On Wednesday, March 20th, 2019, at 4 p.m., J. Scott Jordan of Illinois State University will present a talk of interest to a broad audience. All are welcome. The talk will take place in B1.08, on the first floor of the Computer Science building.
Title: Wild Narratives: The Science of Consciousness and the Stories We Live in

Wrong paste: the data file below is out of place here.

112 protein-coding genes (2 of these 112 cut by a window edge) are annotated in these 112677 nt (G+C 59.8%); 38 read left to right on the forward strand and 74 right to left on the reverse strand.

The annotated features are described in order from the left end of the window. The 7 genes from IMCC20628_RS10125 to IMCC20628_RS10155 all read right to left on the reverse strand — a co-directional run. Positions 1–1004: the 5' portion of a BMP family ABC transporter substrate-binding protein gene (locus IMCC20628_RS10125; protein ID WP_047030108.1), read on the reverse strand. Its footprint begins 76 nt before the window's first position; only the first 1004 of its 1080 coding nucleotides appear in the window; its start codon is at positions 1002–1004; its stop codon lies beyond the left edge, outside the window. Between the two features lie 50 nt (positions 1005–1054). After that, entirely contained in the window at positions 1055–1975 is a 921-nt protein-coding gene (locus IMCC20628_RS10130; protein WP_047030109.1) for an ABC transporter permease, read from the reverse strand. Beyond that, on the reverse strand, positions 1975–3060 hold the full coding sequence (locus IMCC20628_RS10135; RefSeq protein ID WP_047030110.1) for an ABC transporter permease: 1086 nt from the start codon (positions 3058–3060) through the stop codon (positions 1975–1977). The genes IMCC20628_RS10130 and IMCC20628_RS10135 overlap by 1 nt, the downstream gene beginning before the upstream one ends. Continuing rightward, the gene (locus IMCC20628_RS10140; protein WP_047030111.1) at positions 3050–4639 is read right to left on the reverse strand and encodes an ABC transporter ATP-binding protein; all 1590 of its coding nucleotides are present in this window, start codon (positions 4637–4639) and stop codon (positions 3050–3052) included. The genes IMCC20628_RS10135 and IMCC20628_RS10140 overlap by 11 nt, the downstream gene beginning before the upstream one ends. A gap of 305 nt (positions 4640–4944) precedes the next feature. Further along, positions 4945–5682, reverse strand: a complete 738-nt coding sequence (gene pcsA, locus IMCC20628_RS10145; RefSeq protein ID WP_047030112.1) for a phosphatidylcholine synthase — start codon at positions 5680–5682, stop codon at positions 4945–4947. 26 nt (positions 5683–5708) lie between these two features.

Abstract: The models we have of what we are and what we live in necessarily contextualize and constrain our models of science and consciousness. At one time, certain groups of humans conceptualized themselves as eternal spirits living in a transient material world. In contemporary models, we often describe ourselves as informational minds living in a physical world, or as physical minds situated in a physical world. Whatever the model, the present talk will propose that all such models constitute wild narratives. They are narratives because they are necessarily representations of (i.e., they are about) what we are and what we live in, and they are wild because they emerge ontogenetically, socially, culturally, and phylogenetically out of lived life. I propose such narratives have their roots in unconscious anticipations that allow us to distinguish ourselves from the world, including the actions, perceptions, and cognitions of others. Research indicates these anticipations emerge from a similar cortico-cerebellar architecture that results in all cortical activity being inherently anticipatory because it is continuously, recursively primed by memory-laden cortico-cerebellar networks (Koziol & Lutz, 2013; Schmahmann, 2001). As a result, the past is continually fed forward into the present as anticipation about the future in action, perception, and cognition, simultaneously. In short, we necessarily live within multiple levels of wild narrative, simultaneously. The talk will conclude with a review a number of contemporary cultural, artistic narratives that address these issue directly. These include W. G. Sebald’s,The Rings of Saturn, Hayao Miyazaki’s, Mononoke-Hime, and the HBO series, Deadwood.